Jeremy Scahill and Ryan Devereaux report:
Nearly half of the people on the U.S. government’s widely shared database of terrorist suspects are not connected to any known terrorist group, according to classified government documents obtained by The Intercept.
Of the 680,000 people caught up in the government’s Terrorist Screening Database—a watchlist of “known or suspected terrorists” that is shared with local law enforcement agencies, private contractors, and foreign governments—more than 40 percent are described by the government as having “no recognized terrorist group affiliation.” That category—280,000 people—dwarfs the number of watchlisted people suspected of ties to al Qaeda, Hamas, and Hezbollah combined.
The documents, obtained from a source in the intelligence community, also reveal that the Obama Administration has presided over an unprecedented expansion of the terrorist screening system. Since taking office, Obama has boosted the number of people on the no fly list more than ten-fold, to an all-time high of 47,000—surpassing the number of people barred from flying under George W. Bush.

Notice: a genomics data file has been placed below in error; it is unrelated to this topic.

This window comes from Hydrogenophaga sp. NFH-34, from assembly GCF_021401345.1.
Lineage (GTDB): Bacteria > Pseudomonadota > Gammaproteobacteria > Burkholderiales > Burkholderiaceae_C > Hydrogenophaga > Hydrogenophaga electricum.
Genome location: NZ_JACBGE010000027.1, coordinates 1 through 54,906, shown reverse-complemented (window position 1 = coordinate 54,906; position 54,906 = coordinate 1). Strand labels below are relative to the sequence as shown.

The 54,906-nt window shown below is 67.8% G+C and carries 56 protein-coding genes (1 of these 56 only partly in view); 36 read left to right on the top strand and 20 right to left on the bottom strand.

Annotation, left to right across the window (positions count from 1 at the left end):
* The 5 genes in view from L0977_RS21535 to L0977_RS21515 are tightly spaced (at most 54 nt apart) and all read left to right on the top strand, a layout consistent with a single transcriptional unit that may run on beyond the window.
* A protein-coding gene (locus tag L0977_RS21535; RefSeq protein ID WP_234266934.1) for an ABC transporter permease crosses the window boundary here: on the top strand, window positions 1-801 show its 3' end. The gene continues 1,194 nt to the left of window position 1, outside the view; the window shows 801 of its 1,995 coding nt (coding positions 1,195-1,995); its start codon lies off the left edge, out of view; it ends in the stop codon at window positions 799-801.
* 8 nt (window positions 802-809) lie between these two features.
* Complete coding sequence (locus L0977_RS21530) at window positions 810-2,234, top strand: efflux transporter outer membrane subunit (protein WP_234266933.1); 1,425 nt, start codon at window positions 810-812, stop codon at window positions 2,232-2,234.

Read more on The Intercept.
The release of the article was not without additional drama, as Jeremy Scahill tweeted:
US government, pissed we were publishing our story, tried to undermine us by leaking it to other news organization right before we published
— jeremy scahill (@jeremyscahill) August 5, 2014
The other news organization was AP. And as Ryan Grim reports, the government just shot themselves in the foot in terms of opportunities The Intercept may give them to comment on future reports.